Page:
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Weekly Features
Letter from New York
Mathew Tombers is the President of Intermat, Inc., a consulting practice that specializes in the intersection of media, technology and marketing. For two years, he produced the Emmys on the Web and supervised web related activities for the Academy, including for the 50th Anniversary year of the Emmy Awards. In addition to its consulting engagements, Intermat recently sold METEOR’S TALE, an unpublished novel by Michael O’Rourke, to Animal Planet for development as a television movie. Visit his web site at


My friend Mandy and I spoke earlier this week. She lives in California and mentioned that she’d heard our temperature was starting to scratch the 80’s; at least one day.

I missed that day. Its existence has been confirmed. People recall it, fondly. I just missed it.

We’re at the end of the first week of May and spring is still waiting to wrap its arms around the city and the state. Most people are still in jackets and sweaters. Winter is not surrendering to the new season.

We did have a day of sun this week; otherwise it was pretty bleak, mostly like today: a high in the fifties, may be sixties, drizzle, threats of heavy rain, cold winds in off the rivers.

Sadly enough, it fits the mood of the city.

This was the week that the fifty-cent increase to the subway and bus fares went into effect, after a very New York kind of battle. Thrown about were accusations of two sets of books being kept while attempts were made to get a court injunction to stop the raise – oh, it was kind of brouhaha that New York revels in, no matter the outcome. Adding insult to injury, say the pundits, is the fact that you can only buy single ride cards through the machines, which will only give a maximum of six dollars in change. Don’t have anything larger than a fiver because the folks working in the booths have been instructed not to give change to help out.

Masks haven’t made their appearances on the subways, as they have in Hong Kong, but my advice is don’t cough more than twice as it will result in a slight shifting of folks away from you and lots of nervous glances.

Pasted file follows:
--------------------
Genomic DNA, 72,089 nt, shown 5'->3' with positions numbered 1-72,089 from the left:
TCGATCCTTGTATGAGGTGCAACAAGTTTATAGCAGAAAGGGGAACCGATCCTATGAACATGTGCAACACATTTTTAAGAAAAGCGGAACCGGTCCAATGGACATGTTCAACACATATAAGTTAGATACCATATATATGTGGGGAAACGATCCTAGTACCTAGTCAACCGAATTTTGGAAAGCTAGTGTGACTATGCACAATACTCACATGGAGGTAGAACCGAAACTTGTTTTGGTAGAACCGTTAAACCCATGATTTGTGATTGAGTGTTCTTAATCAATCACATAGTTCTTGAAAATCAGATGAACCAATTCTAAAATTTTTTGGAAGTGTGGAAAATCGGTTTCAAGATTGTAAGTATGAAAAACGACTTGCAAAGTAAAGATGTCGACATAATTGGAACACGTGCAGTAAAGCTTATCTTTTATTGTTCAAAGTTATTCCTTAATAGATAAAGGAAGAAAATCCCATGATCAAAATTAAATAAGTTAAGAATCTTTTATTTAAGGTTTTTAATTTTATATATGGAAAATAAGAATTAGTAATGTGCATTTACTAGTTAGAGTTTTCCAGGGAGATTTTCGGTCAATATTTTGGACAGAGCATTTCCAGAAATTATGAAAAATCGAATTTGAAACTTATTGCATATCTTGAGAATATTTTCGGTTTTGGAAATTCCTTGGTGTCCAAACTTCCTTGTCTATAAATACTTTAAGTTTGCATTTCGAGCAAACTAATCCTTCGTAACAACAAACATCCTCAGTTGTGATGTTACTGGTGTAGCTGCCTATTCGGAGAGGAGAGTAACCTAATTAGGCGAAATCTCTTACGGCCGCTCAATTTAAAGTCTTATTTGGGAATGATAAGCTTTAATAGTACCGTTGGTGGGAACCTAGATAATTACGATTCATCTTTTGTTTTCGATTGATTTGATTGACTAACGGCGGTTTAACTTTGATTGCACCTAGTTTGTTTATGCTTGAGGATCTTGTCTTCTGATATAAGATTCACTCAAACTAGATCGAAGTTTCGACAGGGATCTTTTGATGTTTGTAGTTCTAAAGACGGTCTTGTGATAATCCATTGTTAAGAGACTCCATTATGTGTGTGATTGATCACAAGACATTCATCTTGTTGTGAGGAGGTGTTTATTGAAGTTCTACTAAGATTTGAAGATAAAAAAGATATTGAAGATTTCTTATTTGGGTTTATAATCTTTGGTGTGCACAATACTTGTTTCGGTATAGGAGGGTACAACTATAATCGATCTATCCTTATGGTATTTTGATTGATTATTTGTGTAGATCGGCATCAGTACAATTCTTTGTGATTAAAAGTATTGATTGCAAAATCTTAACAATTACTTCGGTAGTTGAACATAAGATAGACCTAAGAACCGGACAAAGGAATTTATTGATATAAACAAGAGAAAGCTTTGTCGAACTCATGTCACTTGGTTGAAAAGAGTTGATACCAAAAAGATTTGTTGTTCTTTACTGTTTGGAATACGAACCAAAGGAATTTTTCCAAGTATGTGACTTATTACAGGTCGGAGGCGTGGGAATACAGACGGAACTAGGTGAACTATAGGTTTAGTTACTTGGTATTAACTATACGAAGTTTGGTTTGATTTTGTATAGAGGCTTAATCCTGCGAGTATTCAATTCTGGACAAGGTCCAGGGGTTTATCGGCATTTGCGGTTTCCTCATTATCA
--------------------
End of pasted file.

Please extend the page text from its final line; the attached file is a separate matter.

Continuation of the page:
This was also the week that featured stories about New Yorkers packing up their homes and moving to the suburbs to avoid the hike in property and income taxes. In addition, rent stabilized apartments are about to be hit with a rent hike, larger than most years it looks like.

Now there is a group of New Yorkers to whom the income tax hike feels a bit irrelevant. That’s because they have no income except, perhaps, if they’re lucky, unemployment benefits. The city’s unemployment rate dipped a bit, down to 8.5%, which is the best it’s been in eleven or so months.

The smoking ban is in effect in restaurants and the streets are cluttered with glatches of puffers huddled together against the cold while indulging their need for nicotine.

Downtown for a meeting at 55 Broad Street, it was interesting to look up toward the New York Stock Exchange. The barricades are everywhere, a sturdy fact of our urban lives. And more and more of them are appearing. It has made it a bit of a challenge to walk down the sidewalks in certain parts of Battery Park City. More than one person has paused while solving the puzzle of how to make it through the maze.

All of these are changes settling in on the city, made more real by the weight of the weather and the length of time that has passed since the barricades began rising while the city’s finances fell.

The Mayor and the Governor are bitterly bickering but all of the financial stress was beginning to take form even before 9/11. That, a generally falling economy, and a war, have all created the perfect storm for New York. And, perhaps, other places…

The city is enduring. That’s what I felt this week. We seem to be developing a bit of a stiff upper lip kind of attitude, a stoicism that would make our British cousins proud.

Laughter all seemed a bit of the gallows humor kind. We have now accepted the barricades and will endure the fare hikes and the higher taxes, personal and property. Or we think we will. Even those I know who are financially secure are weighing departing in their minds – who needs this eternal winter of sad weather, barricades and financial buffeting? Florida, anyone?